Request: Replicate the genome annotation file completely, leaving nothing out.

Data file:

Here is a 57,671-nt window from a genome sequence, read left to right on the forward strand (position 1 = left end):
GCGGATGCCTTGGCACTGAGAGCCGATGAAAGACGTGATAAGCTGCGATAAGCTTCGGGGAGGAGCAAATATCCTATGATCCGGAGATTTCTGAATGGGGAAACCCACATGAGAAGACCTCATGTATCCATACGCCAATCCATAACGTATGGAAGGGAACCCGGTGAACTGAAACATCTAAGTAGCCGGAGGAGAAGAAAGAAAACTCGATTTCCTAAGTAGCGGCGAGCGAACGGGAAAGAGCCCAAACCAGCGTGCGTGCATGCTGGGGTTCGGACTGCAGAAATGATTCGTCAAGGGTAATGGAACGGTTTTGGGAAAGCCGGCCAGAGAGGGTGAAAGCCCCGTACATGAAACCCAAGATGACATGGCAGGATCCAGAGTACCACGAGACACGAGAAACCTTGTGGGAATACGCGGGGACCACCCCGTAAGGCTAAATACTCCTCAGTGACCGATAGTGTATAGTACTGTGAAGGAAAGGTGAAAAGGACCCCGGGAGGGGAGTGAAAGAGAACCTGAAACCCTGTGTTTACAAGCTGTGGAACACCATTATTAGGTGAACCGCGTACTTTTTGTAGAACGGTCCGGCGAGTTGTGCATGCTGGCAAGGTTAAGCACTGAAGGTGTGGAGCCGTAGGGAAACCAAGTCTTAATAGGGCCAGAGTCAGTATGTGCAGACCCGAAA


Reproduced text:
Here is a 57,671-nt window from a genome sequence, read left to right on the forward strand (position 1 = left end):
GCGGATGCCTTGGCACTGAGAGCCGATGAAAGACGTGATAAGCTGCGATAAGCTTCGGGGAGGAGCAAATATCCTATGATCCGGAGATTTCTGAATGGGGAAACCCACATGAGAAGACCTCATGTATCCATACGCCAATCCATAACGTATGGAAGGGAACCCGGTGAACTGAAACATCTAAGTAGCCGGAGGAGAAGAAAGAAAACTCGATTTCCTAAGTAGCGGCGAGCGAACGGGAAAGAGCCCAAACCAGCGTGCGTGCATGCTGGGGTTCGGACTGCAGAAATGATTCGTCAAGGGTAATGGAACGGTTTTGGGAAAGCCGGCCAGAGAGGGTGAAAGCCCCGTACATGAAACCCAAGATGACATGGCAGGATCCAGAGTACCACGAGACACGAGAAACCTTGTGGGAATACGCGGGGACCACCCCGTAAGGCTAAATACTCCTCAGTGACCGATAGTGTATAGTACTGTGAAGGAAAGGTGAAAAGGACCCCGGGAGGGGAGTGAAAGAGAACCTGAAACCCTGTGTTTACAAGCTGTGGAACACCATTATTAGGTGAACCGCGTACTTTTTGTAGAACGGTCCGGCGAGTTGTGCATGCTGGCAAGGTTAAGCACTGAAGGTGTGGAGCCGTAGGGAAACCAAGTCTTAATAGGGCCAGAGTCAGTATGTGCAGACCCGAAA